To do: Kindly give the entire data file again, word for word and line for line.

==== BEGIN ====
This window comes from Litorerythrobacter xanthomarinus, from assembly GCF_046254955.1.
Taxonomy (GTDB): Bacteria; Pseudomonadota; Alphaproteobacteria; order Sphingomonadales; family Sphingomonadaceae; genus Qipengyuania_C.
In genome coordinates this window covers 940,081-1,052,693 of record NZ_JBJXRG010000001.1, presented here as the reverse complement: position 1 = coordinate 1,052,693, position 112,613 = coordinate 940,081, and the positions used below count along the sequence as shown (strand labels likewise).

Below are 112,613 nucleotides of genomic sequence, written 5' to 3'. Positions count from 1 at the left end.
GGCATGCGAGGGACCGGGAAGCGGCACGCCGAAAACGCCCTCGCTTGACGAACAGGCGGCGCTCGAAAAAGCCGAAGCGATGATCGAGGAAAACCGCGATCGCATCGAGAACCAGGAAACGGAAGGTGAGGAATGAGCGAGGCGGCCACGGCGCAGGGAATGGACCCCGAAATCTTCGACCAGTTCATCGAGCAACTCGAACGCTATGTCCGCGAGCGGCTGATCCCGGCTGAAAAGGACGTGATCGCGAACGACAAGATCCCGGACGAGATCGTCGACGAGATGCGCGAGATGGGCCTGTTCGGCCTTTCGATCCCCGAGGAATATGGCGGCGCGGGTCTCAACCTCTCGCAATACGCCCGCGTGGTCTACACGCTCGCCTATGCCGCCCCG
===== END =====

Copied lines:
This window comes from Litorerythrobacter xanthomarinus, from assembly GCF_046254955.1.
Taxonomy (GTDB): Bacteria; Pseudomonadota; Alphaproteobacteria; order Sphingomonadales; family Sphingomonadaceae; genus Qipengyuania_C.
In genome coordinates this window covers 940,081-1,052,693 of record NZ_JBJXRG010000001.1, presented here as the reverse complement: position 1 = coordinate 1,052,693, position 112,613 = coordinate 940,081, and the positions used below count along the sequence as shown (strand labels likewise).

Below are 112,613 nucleotides of genomic sequence, written 5' to 3'. Positions count from 1 at the left end.
GGCATGCGAGGGACCGGGAAGCGGCACGCCGAAAACGCCCTCGCTTGACGAACAGGCGGCGCTCGAAAAAGCCGAAGCGATGATCGAGGAAAACCGCGATCGCATCGAGAACCAGGAAACGGAAGGTGAGGAATGAGCGAGGCGGCCACGGCGCAGGGAATGGACCCCGAAATCTTCGACCAGTTCATCGAGCAACTCGAACGCTATGTCCGCGAGCGGCTGATCCCGGCTGAAAAGGACGTGATCGCGAACGACAAGATCCCGGACGAGATCGTCGACGAGATGCGCGAGATGGGCCTGTTCGGCCTTTCGATCCCCGAGGAATATGGCGGCGCGGGTCTCAACCTCTCGCAATACGCCCGCGTGGTCTACACGCTCGCCTATGCCGCCCCG